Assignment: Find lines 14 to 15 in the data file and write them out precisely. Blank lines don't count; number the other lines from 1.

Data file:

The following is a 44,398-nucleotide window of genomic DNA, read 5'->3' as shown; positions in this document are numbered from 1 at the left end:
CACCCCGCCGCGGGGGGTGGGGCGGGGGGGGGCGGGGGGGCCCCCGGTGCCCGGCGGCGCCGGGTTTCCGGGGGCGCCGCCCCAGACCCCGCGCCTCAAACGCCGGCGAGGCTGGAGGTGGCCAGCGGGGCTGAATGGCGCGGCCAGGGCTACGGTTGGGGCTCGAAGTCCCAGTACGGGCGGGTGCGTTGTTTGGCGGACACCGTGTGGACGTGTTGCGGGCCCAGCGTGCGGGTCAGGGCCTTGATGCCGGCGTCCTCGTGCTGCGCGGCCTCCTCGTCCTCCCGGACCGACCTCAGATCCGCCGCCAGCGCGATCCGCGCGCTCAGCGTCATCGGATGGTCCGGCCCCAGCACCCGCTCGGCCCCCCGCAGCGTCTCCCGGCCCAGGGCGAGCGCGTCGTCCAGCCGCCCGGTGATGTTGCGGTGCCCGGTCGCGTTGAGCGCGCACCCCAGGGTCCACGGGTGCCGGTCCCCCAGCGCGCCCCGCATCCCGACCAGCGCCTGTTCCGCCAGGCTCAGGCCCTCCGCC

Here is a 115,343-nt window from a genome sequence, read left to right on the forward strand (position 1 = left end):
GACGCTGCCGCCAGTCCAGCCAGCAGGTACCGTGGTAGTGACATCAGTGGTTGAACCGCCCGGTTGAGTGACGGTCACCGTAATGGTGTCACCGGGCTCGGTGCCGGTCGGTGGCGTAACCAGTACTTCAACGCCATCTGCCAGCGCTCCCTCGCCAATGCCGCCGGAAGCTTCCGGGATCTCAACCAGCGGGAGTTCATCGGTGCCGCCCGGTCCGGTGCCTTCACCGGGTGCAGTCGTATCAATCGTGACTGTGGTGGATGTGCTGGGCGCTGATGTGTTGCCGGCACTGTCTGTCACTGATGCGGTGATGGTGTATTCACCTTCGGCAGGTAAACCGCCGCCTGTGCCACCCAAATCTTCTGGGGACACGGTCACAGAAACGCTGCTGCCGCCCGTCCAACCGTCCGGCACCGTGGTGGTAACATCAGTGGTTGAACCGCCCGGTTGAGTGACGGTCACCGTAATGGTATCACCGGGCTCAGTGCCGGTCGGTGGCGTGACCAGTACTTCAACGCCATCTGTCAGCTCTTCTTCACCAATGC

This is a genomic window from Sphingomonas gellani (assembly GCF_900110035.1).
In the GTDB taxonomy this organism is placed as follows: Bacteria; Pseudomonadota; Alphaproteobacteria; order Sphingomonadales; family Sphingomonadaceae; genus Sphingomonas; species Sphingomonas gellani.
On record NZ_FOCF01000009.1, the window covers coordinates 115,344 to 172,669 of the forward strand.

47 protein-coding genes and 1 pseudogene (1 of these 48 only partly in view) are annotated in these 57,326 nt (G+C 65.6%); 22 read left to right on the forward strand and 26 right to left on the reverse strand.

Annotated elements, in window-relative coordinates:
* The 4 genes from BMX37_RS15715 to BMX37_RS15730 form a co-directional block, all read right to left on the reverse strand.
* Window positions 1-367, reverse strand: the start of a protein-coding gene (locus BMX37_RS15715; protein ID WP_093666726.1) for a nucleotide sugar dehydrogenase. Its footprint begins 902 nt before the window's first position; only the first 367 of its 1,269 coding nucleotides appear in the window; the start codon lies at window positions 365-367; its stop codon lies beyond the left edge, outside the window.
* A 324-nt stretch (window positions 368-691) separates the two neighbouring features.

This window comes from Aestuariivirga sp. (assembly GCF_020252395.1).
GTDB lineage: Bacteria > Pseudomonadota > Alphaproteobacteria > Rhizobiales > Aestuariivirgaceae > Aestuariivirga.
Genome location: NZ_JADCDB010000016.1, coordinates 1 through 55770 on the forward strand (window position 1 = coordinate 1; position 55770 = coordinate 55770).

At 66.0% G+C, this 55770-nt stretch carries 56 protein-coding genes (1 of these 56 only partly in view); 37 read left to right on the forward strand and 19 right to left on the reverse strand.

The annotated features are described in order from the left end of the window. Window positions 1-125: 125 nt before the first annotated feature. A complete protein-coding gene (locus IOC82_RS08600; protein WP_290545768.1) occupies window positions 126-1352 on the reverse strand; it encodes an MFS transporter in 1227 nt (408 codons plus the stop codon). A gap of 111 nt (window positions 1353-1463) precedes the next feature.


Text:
GTDB lineage: Bacteria > Pseudomonadota > Alphaproteobacteria > Rhizobiales > Aestuariivirgaceae > Aestuariivirga.
Genome location: NZ_JADCDB010000016.1, coordinates 1 through 55770 on the forward strand (window position 1 = coordinate 1; position 55770 = coordinate 55770).